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The Arab of the Future by Riad Sattouf

February 20, 2017 17 comments

The Arab of the Future by Riad Sattouf (Volumes 1 to 3) (2014-2016) Original French title: L’Arabe du futur.

sattouf_1A colleague recently lent me the comic books The Arab of the Future by Riad Sattouf. Before going further and tell you about it, I’m going to introduce a new French word: bande-dessinée, or BD. This is the French word for comic books. Literally, it means drawing strip. I like it better than comic book because BD sounds neutral. Comic book conveys the idea that what you’re going to read is funny. But not all comic books are funny. So, BD it will be on this blog.

Back to The Arab of the Future. Riad Sattouf is the son of a Syrian man, Abdel-Razak Sattouf and of a French woman, Clémentine. They met in Paris when Abdel was working on his thesis at La Sorbonne. Riad was born in 1978 and The Arab of the Future is a BD about the author’s childhood in different places in the Middle East. Its subtitle is A Youth in the Middle East.

Abdel is convinced that pan-Arabism will be the future of the Arab people. He wants to teach at university and doesn’t want to stay in France. He first accepts a position in Tripoli (Libya), where Gaddafi is in power. Abdel is in awe of Arab dictators because he thinks they will bring modernity to their people, because he sees them as manly and powerful. He believes they will improve people’s lives.


The Arab of the Future
is told through Riad’s eyes and in these three volumes, he’s a child. He describes everything with candor and as children do, he takes things as they are. They are his normality and us, as adults, cringe at what he describes. Sattouf the author manages to mix the description of life in these countries with Riad’s personal life with his family.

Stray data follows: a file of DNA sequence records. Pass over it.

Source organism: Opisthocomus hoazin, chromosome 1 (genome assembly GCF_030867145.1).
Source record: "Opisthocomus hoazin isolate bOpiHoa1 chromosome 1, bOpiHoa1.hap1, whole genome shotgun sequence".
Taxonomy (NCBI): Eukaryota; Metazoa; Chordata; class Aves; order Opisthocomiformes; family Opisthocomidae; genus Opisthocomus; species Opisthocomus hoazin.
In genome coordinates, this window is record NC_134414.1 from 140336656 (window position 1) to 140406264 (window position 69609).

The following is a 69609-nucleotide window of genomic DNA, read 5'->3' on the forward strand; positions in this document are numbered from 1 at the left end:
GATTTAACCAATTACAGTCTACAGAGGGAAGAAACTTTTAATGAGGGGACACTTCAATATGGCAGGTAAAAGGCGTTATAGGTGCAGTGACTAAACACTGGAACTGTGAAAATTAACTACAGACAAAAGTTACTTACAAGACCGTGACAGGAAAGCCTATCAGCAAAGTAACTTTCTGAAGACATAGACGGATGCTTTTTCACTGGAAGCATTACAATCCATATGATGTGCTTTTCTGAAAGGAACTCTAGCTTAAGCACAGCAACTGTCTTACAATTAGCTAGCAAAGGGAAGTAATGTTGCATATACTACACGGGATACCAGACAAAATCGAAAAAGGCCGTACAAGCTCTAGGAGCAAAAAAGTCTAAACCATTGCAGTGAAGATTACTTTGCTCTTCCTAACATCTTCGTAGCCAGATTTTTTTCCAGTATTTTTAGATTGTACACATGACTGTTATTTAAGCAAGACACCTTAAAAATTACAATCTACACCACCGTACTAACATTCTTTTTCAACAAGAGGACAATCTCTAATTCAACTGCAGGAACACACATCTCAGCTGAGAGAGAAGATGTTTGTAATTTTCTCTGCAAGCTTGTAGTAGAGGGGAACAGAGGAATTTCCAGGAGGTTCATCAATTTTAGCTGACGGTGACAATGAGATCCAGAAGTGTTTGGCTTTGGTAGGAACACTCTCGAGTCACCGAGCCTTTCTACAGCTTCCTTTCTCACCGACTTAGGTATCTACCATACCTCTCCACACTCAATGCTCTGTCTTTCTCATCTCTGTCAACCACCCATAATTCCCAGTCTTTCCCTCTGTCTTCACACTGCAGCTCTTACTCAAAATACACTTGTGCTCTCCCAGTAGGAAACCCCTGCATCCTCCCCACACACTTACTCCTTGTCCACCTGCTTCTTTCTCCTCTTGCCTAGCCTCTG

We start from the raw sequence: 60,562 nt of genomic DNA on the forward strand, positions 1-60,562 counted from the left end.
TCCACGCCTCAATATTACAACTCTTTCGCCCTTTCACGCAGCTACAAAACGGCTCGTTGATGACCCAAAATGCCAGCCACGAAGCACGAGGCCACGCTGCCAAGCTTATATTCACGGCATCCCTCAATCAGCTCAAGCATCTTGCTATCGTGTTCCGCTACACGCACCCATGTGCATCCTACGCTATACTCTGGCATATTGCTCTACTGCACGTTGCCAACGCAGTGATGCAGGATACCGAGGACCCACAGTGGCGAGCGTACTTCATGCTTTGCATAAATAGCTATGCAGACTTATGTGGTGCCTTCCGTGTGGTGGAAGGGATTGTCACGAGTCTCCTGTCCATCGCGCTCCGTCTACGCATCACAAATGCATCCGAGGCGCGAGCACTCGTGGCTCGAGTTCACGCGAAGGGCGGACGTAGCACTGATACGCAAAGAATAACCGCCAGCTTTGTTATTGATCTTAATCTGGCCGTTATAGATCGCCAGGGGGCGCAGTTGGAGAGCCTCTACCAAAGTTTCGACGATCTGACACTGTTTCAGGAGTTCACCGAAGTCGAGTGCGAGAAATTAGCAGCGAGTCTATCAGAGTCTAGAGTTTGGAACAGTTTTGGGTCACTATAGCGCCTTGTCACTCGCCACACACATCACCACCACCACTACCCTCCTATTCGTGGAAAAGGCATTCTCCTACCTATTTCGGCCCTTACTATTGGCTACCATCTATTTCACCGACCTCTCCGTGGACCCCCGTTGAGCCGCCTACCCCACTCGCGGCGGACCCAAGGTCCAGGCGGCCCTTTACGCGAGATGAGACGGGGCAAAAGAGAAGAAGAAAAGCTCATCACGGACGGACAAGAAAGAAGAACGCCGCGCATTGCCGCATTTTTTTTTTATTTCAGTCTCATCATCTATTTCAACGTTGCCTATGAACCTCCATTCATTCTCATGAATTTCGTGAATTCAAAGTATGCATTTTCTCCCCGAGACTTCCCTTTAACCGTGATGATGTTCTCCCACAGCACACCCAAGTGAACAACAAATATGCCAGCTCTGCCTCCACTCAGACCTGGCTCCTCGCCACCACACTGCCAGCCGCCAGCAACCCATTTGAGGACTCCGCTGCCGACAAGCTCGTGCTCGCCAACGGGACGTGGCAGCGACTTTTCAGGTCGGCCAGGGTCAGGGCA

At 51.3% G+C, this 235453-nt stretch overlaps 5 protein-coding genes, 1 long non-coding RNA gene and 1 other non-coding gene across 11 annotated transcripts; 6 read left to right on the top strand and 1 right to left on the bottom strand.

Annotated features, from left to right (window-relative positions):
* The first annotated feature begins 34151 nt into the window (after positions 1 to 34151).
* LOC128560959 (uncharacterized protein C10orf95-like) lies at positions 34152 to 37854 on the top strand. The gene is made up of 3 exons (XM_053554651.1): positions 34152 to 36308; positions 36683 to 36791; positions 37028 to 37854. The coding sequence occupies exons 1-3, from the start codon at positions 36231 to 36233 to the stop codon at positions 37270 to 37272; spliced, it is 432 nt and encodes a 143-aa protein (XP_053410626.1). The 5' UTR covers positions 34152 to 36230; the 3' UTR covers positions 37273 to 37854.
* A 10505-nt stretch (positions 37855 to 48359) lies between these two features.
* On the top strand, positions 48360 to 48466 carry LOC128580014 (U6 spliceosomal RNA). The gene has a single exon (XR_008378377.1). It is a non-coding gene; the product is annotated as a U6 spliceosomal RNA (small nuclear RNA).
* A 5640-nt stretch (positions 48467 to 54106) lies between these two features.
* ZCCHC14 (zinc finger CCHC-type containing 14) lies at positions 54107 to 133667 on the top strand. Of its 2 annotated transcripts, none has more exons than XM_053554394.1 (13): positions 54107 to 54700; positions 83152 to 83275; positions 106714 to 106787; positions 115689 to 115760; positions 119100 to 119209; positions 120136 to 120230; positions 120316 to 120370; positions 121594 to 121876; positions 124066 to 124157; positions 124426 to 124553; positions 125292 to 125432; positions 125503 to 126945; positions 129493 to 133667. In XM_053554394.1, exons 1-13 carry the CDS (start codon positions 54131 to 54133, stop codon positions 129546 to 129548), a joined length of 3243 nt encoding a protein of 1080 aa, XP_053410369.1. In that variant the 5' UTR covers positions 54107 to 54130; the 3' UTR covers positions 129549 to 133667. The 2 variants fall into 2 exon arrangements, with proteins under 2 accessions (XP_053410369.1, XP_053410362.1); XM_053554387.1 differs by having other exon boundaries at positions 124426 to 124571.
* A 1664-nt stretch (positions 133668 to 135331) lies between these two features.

sattouf_2The Sattoufs remain in Libya from 1978 to 1984. They live under Gaddafi’s rule and Riad describes his daily life. Houses belong to the government and don’t have locks. Anyone can settle in a house even if someone’s already living there. As a consequence, Riad’s mother never lets their apartment unattended. Anyone could come and claim it and they’d be homeless.

After a few years, they move to Syria, in Abdel’s village near Homs, Hafez al-Assad’s Syria. Riad has now a little brother, Yahua.  He’s and he gets acquainted with his Syrian family. He explains the mores, the politics in their family and the relationship between siblings and cousins. Abdel is happy to live near his mother despite his rocky relationship with his older brother. Clémentine settles in this remote village that lives a century behind compared to France or even to Damas. The water looks strange, power goes out for hours in the day and she cooks on some portable stove. They have no decoration in their home and she’s stuck there. She doesn’t speak Arab and cannot communicate with her in-laws. She cannot work, of course, so she stays at home, takes care of the house and children and teaches French to Riad.

Riad describes his life as a child. He learns how to speak Arab in school and with his father’s family and French at home. We see how he plays games with the neighboring cousins and a good part of the book is dedicated to his first year in school. Clémentine didn’t want him to go to school in Ter Maaleh, the village they live in but Abdel insisted. He wants Riad to be a good pupil and become the Arab of the Future. We readers discover what school is like in a dictatorship: experiencing corporal punishment, singing the national anthem every morning and learning how to worship the president.

As a little boy, Riad was blond. Of course, he’s the only blond person around and his hair color is a problem for him. The other pupils think he’s Jewish and nothing can be worse than that in Syria. He’s not at ease in school and he’s afraid of bullies.